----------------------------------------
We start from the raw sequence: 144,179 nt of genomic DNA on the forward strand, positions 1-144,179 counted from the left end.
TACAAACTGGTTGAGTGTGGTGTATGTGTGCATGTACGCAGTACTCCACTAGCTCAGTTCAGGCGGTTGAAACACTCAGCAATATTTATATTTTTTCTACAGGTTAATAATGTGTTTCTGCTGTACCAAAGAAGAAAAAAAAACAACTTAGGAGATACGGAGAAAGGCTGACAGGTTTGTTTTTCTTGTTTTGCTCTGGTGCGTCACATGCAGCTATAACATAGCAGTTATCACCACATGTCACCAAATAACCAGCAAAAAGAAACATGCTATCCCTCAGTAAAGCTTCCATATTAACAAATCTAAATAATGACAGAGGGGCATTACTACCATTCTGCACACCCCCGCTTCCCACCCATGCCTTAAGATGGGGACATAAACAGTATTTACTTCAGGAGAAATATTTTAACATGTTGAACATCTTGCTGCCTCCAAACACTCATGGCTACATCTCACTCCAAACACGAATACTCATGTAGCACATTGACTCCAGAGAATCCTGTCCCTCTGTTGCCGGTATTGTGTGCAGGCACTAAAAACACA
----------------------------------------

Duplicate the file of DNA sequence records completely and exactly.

We start from the raw sequence: 144,179 nt of genomic DNA on the forward strand, positions 1-144,179 counted from the left end.
TACAAACTGGTTGAGTGTGGTGTATGTGTGCATGTACGCAGTACTCCACTAGCTCAGTTCAGGCGGTTGAAACACTCAGCAATATTTATATTTTTTCTACAGGTTAATAATGTGTTTCTGCTGTACCAAAGAAGAAAAAAAAACAACTTAGGAGATACGGAGAAAGGCTGACAGGTTTGTTTTTCTTGTTTTGCTCTGGTGCGTCACATGCAGCTATAACATAGCAGTTATCACCACATGTCACCAAATAACCAGCAAAAAGAAACATGCTATCCCTCAGTAAAGCTTCCATATTAACAAATCTAAATAATGACAGAGGGGCATTACTACCATTCTGCACACCCCCGCTTCCCACCCATGCCTTAAGATGGGGACATAAACAGTATTTACTTCAGGAGAAATATTTTAACATGTTGAACATCTTGCTGCCTCCAAACACTCATGGCTACATCTCACTCCAAACACGAATACTCATGTAGCACATTGACTCCAGAGAATCCTGTCCCTCTGTTGCCGGTATTGTGTGCAGGCACTAAAAACACA